Enthusiasm, Ownership and lots and lots of Smiles

In the following weeks, watching them work with a similar group of young dancers and watching the initial hesitancy (“oh crap, please don’t make me move, don’t ask me to make other people to move”) and scepticism (“Is this gonna work???”) give way to enthusiasm, ownership and lots and lots of smiles

As anyone who works with young people will tell you (and we frequently do tell you) working with young people in any creative context is a route to being constantly surprised, questioned, delighted, frustrated, confused, and ultimately rewarded by the enormous innate potential bubbling away inside their brains.

I suppose before we get too heavily into this, I should introduce myself. My names Ian and I’m a dancer. Sometimes I make work, sometimes I help other people make work and sometimes I call myself a dance artist. Whatever my job title I like to flatter myself with being quite good at it. I’m eternally thankful for the fact that I’ve managed to do this for the last decade. Over the last ten years, some of my most abiding memories are of people I’ve taught, either in a one off workshop with non-dancers, or with others I’ve taught on a regular or semi-regular basis.

Dancers

So yes, my names Ian and I’m writing this blog because the wonderful Alice Thickett, who’s the Youth Programmer at Nottingham Contemporary – an art gallery in the titular city and also my home town, asked me to facilitate a group of young artists in devising a response to the galleries current instillation and help plan the presentation of it at a night called ‘Collabor-8’. A regular event giving the group a chance to show off their work. This is all part of a national programme called Circuit, an initiative run through the Tate and funded by Paul Hamlyn (something I later learnt was instigated as a response to the 2011 riots as an attempt to weave a deeper integration between young people in the UK and ownership and interaction with culture and – not wanting to get on a soap box yet, I can’t think of a better reason for a project than that). Over the last ten years I’ve worked with all sorts of people but never artists and never like this. I was excited…

I’ve often taught, or introduced dance to non-dancers, but never to a group of non-dancing artists, so I devised for our initial sessions a sort of “speed load” of contemporary dance, which I kicked off by showing a series of (each radically different from the rest) videos and talking about in the context of art, dance and people just watching other people move.

After this we drove straight into some practical work, I loved seeing the group go from simple composition tasks into actual spontaneous improvising and working together. I took a variety of simple fun tasks for the group and let their creativity fly. They showed some amazing innate compositional skills and I loved their enthusiasm for what was probably really intimidating.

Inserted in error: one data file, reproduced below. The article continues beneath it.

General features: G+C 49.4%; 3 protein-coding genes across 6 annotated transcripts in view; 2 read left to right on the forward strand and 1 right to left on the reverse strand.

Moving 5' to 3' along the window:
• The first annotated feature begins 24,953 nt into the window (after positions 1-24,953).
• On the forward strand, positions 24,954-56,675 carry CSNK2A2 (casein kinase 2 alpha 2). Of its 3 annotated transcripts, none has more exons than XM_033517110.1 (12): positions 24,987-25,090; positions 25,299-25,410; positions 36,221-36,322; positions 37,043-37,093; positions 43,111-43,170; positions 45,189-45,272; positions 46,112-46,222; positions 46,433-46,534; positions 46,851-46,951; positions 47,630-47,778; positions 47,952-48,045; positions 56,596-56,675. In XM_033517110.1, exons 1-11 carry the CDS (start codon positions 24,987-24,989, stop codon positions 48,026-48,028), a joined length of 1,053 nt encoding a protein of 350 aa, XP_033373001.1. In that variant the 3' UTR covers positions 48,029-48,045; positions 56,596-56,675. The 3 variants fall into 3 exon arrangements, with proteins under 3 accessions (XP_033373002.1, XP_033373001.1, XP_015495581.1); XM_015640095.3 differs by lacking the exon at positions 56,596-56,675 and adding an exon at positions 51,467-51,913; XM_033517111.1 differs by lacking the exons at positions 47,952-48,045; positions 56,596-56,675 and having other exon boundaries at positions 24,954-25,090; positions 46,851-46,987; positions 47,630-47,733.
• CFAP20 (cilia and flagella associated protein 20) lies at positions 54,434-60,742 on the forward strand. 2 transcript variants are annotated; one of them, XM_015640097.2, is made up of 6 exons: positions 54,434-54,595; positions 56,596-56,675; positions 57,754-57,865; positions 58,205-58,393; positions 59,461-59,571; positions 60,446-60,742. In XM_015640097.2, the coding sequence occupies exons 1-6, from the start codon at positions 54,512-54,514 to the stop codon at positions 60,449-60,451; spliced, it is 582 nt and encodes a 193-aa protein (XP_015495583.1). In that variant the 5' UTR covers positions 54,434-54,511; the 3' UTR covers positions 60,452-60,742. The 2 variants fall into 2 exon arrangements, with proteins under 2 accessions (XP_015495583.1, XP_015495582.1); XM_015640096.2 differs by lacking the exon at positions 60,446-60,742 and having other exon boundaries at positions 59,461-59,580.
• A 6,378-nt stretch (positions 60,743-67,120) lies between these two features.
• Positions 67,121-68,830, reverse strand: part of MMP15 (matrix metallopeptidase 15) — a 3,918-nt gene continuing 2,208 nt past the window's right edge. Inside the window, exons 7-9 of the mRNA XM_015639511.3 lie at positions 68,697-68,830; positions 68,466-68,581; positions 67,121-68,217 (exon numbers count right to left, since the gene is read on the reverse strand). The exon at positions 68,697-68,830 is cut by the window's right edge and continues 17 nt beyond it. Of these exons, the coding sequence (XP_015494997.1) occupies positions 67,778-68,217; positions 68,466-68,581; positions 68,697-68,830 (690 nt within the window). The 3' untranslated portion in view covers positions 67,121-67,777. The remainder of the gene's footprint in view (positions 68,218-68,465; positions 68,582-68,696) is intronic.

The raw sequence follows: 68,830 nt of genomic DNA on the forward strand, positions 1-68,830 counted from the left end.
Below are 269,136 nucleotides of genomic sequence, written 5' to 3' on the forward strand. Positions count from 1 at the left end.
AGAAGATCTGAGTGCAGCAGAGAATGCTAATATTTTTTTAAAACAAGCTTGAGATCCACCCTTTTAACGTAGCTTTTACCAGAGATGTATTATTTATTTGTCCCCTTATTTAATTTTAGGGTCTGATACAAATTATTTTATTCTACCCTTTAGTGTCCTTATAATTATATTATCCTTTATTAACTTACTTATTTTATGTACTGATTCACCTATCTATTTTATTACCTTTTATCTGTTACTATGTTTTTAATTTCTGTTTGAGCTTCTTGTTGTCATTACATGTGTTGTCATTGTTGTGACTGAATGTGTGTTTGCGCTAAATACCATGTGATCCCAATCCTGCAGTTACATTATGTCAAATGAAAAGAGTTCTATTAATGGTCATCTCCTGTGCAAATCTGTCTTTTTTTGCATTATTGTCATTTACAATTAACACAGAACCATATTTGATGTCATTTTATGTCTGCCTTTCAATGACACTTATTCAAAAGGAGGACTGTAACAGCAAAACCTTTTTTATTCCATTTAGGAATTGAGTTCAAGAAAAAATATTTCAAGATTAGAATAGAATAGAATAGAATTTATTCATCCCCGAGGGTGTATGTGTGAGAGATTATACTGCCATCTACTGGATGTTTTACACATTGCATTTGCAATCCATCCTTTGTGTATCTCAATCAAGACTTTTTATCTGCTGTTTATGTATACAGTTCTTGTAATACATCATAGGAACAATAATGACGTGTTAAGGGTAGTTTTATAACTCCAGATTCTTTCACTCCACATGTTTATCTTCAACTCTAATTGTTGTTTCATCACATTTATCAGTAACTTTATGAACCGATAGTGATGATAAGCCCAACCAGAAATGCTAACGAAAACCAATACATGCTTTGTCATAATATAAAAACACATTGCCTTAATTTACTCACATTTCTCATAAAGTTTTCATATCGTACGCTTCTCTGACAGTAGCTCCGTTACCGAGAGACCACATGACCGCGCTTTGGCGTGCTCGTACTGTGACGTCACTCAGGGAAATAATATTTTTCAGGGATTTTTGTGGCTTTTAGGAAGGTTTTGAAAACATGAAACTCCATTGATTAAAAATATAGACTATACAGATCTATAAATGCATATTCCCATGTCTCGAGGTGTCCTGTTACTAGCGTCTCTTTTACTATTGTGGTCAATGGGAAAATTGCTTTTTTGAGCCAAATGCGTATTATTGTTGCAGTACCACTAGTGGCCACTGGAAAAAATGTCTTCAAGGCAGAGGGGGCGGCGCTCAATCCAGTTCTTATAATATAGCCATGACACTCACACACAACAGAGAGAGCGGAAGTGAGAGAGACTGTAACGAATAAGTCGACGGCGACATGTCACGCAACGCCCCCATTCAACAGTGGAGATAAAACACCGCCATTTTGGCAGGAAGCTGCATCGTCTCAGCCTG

In the following weeks, watching them work with a similar group of young dancers and watching the initial hesitancy (“oh crap, please don’t make me move, don’t ask me to make other people to move”) and skepticism (“Is this gonna work??”) give way to enthusiasm, ownership and lots and lots of smiles, I was reminded – as I always am, that (and apologies if this sounds insufferably twee or trite) in a few years I better start looking for a new job, there was a lot of talent in that room.

The night itself was brilliant, me and Alice where a bit nervous about attendance, there were a lot of events in the city that weekend and historically July and August have been a bit sketchy but the space filled up over the night, I loved watching audience members becoming participants by engaging in a (not so) easy version of Just Dance with a video projection guide, the first tentative members to sit down opposite and dare to engage with some of the dancers the other side of a mirror frame. (Lots of grins and smiles on both sides as they began to realise respond to and finally break the rules of the game) and finally some slightly (very) messy audience directed live art/painting where the performers used their whole body and lots of blue paint to create a large scale echo of their movements.

Of course, unless you where there, most of that last paragraph probably makes NO sense! So what you should do instead is follow the amazing link below and watch a short video of the night – filmed by another very talented member of the group.

As a final thought and from a very satisfied artist still trying to get down with the kids…

#NottinghamFLEX!

– Ian Dolan – Loving the creativity, July Guest Artist

 

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